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Choosing a Coffee That's Right for You

by Josh Lindstrom on

How do you choose a coffee to buy? Do you base your choice on the roast level: light, medium or dark? The origin (where it comes from) of the coffee? Or, do you leave your cup of coffee to fate by picking the “prettiest” bag?

Unfortunately, more often than not, people don’t know how to select a coffee that they will really like. But we're here to help you figure out how (or at least give you a little bit of insight that might help you make a more informed decision).

So let’s start at the very beginning. What is the difference between light roast, medium roast or dark roast? Raw coffee beans start out as a greenish brown bean and as they are roasted they turn a dark brown. The longer the beans are roasted, the darker they get both in color and in flavor (a dark flavor being more of the stereotypical bitter/burnt flavor).  In other words, dark roast beans are darker in color and flavor than light roast beans. Simple – right? However, there is more to it than that.

Coffee Roaster Beans Fika

How and how long the beans are roasted also affects the way the unique flavor profiles of each bean. To explain this a little bit better and go a little bit deeper, we’re going to talk about toast for a minute. That’s right, toast! If you stick around long enough, you’ll hear me using the toast analogy often when I talk about coffee.

If you go out to a restaurant and order breakfast, your server will likely ask you which kind of toast you would like. Examples include rye, white, whole wheat, sourdough, cinnamon raisin, etc. You’ll take your pick and the server will likely bring you back a piece of golden brown toast of your choice. If you ordered a good rye bread, you’ll taste the earthy sour qualities of the bread as you begin to chew the first few bites. If you ordered a cinnamon raisin bread you’ll likely notice a wave of sweet and salty flavors followed by a sour and slightly bitter flavor. This all holds true only if your bread is toasted golden brown. If your toast was burnt the predominant flavor will be a bitter burnt flavor instead of the unique flavor profiles of each bread.

The same holds true for coffee: the darker the roast, the less likely you’ll be able to notice the unique qualities of the beans and more likely you’ll notice a predominantly bitter taste. However, coffee is unique in that the bitter/burnt taste is desired for many coffee drinkers.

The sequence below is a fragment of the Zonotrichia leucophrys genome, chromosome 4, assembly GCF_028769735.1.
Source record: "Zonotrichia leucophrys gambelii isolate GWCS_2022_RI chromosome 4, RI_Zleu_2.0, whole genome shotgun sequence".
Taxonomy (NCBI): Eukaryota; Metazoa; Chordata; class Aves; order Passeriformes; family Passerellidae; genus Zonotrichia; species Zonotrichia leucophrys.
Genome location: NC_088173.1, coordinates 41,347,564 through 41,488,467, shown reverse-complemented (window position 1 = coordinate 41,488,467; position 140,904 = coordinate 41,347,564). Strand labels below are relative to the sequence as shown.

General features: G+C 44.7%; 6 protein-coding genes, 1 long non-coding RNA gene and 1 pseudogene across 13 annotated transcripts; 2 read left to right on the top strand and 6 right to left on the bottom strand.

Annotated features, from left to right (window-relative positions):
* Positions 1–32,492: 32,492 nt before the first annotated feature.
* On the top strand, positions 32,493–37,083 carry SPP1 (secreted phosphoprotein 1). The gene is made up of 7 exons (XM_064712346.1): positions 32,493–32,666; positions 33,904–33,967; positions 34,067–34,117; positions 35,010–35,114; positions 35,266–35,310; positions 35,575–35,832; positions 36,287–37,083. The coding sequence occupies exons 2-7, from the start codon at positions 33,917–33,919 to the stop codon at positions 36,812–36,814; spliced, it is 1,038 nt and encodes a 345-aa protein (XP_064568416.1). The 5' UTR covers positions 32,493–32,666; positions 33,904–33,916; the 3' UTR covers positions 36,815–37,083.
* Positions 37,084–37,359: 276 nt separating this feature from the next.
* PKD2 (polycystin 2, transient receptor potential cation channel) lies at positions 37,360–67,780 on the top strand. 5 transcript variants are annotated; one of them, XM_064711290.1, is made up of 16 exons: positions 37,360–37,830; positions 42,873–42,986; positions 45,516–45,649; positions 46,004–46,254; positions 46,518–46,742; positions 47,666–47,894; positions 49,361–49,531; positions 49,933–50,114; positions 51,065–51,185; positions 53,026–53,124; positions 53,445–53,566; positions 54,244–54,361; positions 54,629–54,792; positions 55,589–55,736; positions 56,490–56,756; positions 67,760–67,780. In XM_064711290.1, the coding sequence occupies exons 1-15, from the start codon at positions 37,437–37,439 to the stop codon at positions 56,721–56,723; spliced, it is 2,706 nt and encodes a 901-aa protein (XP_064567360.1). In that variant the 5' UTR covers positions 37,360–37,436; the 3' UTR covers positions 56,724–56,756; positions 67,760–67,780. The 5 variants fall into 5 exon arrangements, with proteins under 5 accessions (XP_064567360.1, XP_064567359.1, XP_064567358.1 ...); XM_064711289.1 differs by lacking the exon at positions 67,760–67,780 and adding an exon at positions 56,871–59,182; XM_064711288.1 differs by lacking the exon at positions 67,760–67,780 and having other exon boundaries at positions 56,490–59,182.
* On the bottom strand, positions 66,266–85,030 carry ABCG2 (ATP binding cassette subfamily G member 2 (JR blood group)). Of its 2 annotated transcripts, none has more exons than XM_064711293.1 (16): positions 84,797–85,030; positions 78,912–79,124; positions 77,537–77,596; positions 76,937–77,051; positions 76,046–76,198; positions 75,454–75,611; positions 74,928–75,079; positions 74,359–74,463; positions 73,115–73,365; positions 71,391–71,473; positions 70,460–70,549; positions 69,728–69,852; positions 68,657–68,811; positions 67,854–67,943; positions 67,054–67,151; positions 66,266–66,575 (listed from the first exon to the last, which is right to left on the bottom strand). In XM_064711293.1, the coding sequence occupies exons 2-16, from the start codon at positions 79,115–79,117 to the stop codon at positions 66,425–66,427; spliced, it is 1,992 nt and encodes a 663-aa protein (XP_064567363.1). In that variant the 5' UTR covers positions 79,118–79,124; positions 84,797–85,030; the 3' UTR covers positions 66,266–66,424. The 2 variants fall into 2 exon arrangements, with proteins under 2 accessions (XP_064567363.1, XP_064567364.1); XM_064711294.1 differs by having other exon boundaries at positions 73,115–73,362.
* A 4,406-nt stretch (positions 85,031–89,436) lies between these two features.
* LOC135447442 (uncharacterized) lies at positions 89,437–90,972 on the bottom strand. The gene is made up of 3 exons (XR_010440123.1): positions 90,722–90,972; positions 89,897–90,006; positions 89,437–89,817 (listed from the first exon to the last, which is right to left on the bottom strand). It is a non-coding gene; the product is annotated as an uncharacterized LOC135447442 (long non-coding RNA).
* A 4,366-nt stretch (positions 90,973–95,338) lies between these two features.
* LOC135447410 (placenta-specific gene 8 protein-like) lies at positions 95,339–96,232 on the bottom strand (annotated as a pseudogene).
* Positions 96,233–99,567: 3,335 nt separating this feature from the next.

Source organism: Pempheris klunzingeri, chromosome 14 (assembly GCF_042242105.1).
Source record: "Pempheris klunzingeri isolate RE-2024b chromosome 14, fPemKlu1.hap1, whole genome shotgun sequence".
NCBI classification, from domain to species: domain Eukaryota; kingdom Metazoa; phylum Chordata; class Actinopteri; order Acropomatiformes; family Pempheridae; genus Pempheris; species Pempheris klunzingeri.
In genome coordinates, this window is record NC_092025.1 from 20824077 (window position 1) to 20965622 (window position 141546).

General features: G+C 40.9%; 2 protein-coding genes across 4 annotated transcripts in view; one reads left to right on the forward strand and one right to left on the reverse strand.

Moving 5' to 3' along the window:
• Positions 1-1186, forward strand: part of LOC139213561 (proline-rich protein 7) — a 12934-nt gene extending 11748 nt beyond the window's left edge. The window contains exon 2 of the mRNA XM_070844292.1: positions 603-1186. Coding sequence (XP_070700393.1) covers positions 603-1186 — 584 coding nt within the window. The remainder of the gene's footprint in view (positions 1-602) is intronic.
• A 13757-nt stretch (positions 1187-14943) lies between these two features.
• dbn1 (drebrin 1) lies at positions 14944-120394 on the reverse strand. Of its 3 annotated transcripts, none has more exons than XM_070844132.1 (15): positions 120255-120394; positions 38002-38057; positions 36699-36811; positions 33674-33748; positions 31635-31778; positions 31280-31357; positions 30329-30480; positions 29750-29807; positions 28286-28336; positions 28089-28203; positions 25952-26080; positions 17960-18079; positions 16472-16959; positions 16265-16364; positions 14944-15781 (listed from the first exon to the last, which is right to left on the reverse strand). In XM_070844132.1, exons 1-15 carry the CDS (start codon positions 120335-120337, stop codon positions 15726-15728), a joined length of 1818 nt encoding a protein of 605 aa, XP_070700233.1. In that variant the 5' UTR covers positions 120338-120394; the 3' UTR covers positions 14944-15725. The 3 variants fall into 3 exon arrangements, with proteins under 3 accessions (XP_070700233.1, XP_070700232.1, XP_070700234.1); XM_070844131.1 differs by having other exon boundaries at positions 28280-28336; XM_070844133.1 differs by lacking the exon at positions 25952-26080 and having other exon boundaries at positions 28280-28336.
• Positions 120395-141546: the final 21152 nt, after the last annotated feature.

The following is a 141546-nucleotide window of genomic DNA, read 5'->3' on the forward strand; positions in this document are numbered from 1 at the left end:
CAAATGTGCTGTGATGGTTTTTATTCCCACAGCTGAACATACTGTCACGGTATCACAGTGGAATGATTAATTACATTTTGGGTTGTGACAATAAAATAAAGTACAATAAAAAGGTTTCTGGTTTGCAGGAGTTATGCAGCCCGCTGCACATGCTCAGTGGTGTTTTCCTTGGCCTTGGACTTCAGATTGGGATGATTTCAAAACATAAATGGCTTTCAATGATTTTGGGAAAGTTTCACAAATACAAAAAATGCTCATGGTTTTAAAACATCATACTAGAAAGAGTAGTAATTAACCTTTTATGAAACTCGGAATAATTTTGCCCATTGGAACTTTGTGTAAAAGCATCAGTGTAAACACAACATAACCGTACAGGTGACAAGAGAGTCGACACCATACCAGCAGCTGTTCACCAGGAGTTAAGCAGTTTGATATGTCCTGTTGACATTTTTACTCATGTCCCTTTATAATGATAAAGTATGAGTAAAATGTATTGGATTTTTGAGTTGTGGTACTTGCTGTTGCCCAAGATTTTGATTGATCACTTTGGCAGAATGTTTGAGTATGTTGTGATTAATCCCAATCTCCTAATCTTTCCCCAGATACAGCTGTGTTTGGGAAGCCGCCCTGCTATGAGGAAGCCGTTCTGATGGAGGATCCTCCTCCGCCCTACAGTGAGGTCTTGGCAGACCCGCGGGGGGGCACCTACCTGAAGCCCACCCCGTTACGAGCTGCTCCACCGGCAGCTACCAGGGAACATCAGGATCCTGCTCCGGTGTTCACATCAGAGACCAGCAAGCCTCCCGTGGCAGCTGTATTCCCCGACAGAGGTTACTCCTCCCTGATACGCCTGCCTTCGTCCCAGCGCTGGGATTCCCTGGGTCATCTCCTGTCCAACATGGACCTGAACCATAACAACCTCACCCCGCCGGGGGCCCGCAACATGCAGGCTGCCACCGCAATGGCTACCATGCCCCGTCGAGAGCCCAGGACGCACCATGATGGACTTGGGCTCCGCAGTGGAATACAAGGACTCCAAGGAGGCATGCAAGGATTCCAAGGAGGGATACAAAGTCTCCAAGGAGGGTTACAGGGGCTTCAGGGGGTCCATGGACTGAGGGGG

Many people believe that the roast level also impacts the level of caffeine. While there is some truth to the statement, it isn’t completely true. Roasted coffee is made up of about 1% caffeine, 12% water and 87% other compounds. Caffeine is hard to remove from a coffee bean. In fact, it’s really difficult to actually roast the caffeine out of coffee. One thing that does leave the bean easily during the roasting process is the moisture. So, the longer coffee beans are roasted the less moisture they retain. Since dark roast beans are roasted longer than light roast beans, the beans lose more moisture, and therefore mass (weight).

More dark roast than light roast beans are then needed to reach a specific mass/weight. So, if you come to Fika you’ll find that a cup of our dark roast coffee will have more caffeine in it than a cup of our light roast, not because dark roast beans have more caffeine in them but because we have to use more beans to make a cup of coffee (we use a specific weight of beans when we brew a batch of coffee or pull a shot of espresso). In other words, the same amount of caffeine is in a light roast bean as there is in a dark roast bean, but more beans are used to create a cup of coffee (or fill a bag).

If you’re really set on getting an extra hit of caffeine, I recommend drinking more coffee or adding an extra shot or two of espresso to your drink.

Even though roast level isn’t the only thing that should influence peoples coffee buying decisions, we know that it is one of the main reference points that people use. So, we’ve been pretty intentional about putting information about coffee roast levels on the labels of our bags to make the selection process a little bit easier for our customers. You find the roast level distinguished by the color of the diamond shapes in the bottom right corner. If one diamond is black in the coffee is a light roast, if two diamonds are black the coffee is medium roast, and if three diamonds are black it is a dark roast.